Primates producer Gavin Boyland on how Sony BBC Earth show celebrates animals' 'incredible diversity and adaptability'
Boyland talks about why the primates stare in the face of extinction now, and how eco-tourism can give them a new lease of life.
One of the recurring themes in Sony BBC Earth’s three-part docu-series Primates is the familial bonds and sense of community among the animals. While there are exceptions like the grey slender loris who lead largely solitary lives, most primates live as part of large communities.
“Sociality, living in groups, is one of the defining features of the primates,” says producer Gavin Boyland, also Head of Development at BBC’s Natural History Unit, in an interview with Firstpost. This banding together offers protection, like with the yellow baboons who band together and dare to take on a leopard poised to attack on their family. Living within a community also means they develop, and pass on to future generations, more innovate ways of survival, like the long-tailed macaques who use human hair to floss, and steal human objects, only trading them for food.
Primates also often display familial behaviour that humans mirror. The bearded capuchin watches patiently as his offspring finds the right stone to crack open the hard shell of wild cashews, only moving on once the baby has access to the nut inside. Blue-eyed black lemur mothers struggle to catch a wink of sleep with boisterous infants. The ferocious, aggressive mountain gorilla understands that being an alpha male entails more than displays of brute strength. His offspring climbs on his head, smacks his face, plays drums on his back. Gently and attentively, he plays along. “He would play with them, follow them around, tickle them, throw them around. And they were absolutely devoted to their dad as well. They would literally follow him around the forest. Even if he was trying to sleep, they’d jump on his chest,” recalls Boyland.
Such an existence means that primates naturally develop cultures; and when they’re threatened, it’s not just animals we’re losing, it’s knowledge, language, and a way of life that’s disappearing. “What’s becoming clearer and clearer is that within the groups, there’s also a sense of culture,” says Boyland. For instance, Senegal’s chimpanzees survive dry seasons because of their elders’ memory of hidden water supplies, knowledge that’s passed down from one generation to the next. And as the third episode shows, primatologist at University of St Andrews Dr Cat Hobaiter’s research is bringing to light the use of gestures among primates. In studying Ugandan chimpanzees’ gestures, she’s found that every group uses slightly different gestures to communicate, much like dialects of a language changing every few hours if one drives across a state.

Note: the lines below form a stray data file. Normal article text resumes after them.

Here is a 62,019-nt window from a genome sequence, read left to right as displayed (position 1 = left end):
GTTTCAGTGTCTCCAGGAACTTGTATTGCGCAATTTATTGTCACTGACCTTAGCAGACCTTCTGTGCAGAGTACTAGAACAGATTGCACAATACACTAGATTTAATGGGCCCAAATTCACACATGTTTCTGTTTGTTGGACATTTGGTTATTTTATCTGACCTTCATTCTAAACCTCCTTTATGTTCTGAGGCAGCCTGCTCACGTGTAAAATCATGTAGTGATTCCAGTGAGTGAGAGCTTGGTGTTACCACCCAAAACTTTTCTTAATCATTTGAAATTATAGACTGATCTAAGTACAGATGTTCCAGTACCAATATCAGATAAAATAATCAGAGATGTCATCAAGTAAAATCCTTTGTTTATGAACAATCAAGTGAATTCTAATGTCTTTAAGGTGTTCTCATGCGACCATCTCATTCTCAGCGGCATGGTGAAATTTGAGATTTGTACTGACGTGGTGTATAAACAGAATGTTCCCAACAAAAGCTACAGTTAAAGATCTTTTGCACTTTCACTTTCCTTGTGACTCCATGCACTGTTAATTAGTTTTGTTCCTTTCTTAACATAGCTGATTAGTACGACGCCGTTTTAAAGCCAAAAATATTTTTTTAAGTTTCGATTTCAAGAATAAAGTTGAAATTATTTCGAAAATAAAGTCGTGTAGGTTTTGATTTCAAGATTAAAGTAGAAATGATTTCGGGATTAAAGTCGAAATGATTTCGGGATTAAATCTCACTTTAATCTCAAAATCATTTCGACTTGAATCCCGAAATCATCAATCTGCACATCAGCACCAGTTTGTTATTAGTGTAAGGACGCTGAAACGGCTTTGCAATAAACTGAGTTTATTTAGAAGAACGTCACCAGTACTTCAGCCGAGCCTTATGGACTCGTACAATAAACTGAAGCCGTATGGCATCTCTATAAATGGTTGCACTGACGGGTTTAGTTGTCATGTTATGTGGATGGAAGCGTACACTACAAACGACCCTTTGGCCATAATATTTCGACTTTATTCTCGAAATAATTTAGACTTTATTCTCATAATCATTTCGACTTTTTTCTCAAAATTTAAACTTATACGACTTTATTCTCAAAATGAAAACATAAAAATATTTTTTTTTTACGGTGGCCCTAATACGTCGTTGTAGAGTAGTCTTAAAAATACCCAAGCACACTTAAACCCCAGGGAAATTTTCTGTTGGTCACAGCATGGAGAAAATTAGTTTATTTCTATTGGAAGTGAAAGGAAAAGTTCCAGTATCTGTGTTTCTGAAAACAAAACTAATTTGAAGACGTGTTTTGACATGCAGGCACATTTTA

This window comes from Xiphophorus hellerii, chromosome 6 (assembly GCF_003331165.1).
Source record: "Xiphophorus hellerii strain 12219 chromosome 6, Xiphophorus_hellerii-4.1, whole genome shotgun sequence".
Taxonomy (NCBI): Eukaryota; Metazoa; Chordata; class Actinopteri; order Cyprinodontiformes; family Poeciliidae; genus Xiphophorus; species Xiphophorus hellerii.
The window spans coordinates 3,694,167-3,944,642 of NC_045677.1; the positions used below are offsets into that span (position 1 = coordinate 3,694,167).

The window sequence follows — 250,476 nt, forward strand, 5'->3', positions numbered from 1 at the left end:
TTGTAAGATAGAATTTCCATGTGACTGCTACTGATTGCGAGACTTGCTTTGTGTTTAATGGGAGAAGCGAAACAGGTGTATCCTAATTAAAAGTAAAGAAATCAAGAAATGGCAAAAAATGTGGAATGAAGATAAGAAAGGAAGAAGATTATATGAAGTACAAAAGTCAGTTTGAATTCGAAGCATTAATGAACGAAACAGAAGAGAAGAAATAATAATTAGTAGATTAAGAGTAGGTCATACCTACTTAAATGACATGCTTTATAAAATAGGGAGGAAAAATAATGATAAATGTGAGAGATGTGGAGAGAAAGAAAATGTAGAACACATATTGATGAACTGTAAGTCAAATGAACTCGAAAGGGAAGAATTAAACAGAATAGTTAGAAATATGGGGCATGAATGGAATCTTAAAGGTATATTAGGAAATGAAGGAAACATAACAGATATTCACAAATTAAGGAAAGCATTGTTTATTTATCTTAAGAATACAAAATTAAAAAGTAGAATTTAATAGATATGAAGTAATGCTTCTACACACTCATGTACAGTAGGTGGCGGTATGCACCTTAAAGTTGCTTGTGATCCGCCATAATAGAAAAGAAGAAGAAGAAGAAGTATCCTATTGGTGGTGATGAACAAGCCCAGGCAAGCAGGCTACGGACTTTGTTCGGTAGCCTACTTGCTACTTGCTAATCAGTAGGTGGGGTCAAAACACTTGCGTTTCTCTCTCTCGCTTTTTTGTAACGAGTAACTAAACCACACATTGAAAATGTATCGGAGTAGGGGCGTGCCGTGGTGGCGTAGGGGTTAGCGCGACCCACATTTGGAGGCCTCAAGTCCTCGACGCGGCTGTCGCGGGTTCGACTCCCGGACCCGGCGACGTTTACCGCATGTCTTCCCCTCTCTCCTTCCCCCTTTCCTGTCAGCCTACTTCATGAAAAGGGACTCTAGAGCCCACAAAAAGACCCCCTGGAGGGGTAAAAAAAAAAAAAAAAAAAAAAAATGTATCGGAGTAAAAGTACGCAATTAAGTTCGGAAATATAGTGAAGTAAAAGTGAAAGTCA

Besides intimately capturing several species' way of life, Primates also offers a delightful viewing experience, showing behaviour not immediately associated with primates, things the crew spent months researching and then looking out for. “When the series started, there were definitely some behaviours or species we wanted to film because before we got to filming, we spent time finding stories, talking to scientists,” says Boyland about the research. On screen, we see Brazil’s female bearded capuchins who flirt by throwing stones at the alpha male. Central Africa’s chimpanzees dip long sticks into ponds to fish out algae, which they then pull off the stick and eat. South India’s lion-tailed macaques, unable to identify which jackfruits are ripe enough to eat, observe giant Malabar squirrels who have a keen sense of smell, and once ripe fruit’s been identified, smack away at the squirrels and eat the fruit themselves. Blue-eyed black lemurs, prone to ticks, have discovered that the formic acid sprayed by carpenter ants who feel under attack, mixed with spit and rubbed onto their fur is an effective tick-repellent.
Watching the series helps humanise primates. Through highlighting the latest research about them, the series focuses on their behaviours, similarities and differences, and individual personalities. “We were quite conscious of making sure that we wanted to celebrate primates. [We’re] really looking at the incredible diversity, but also their ingenuity and adaptability,” says Boyland. Faced with the fact that several primate species are endangered, largely because they’re losing their homes to deforestation, the series effectively makes viewers care about the species and their dwindling numbers. “The passion people feel for primates is now perhaps their best hope for survival,” points out narrator Chris Packham on the show.
While the long-term solution requires humans learning to coexist with other species and living sustainably, in the short-term, ecotourism emerges as the most vital tool for primate conservation. When people are encouraged to go and see primates in wild, it “makes the primates more valuable for the local economy than if the forest was gone and primates weren’t there,” says Boyland. And while the series has been released at a time when people can’t visit national parks, it does offer a stand-in for how exciting primate watching can be. “We hope this series will encourage people to go visit primates in the wild and enjoy spending time with them, because they’re such amazing, charismatic animals.”
Primates airs on Sunday, 20 December, from 11 am – 2 pm on Sony BBC Earth
Watch the trailer below:
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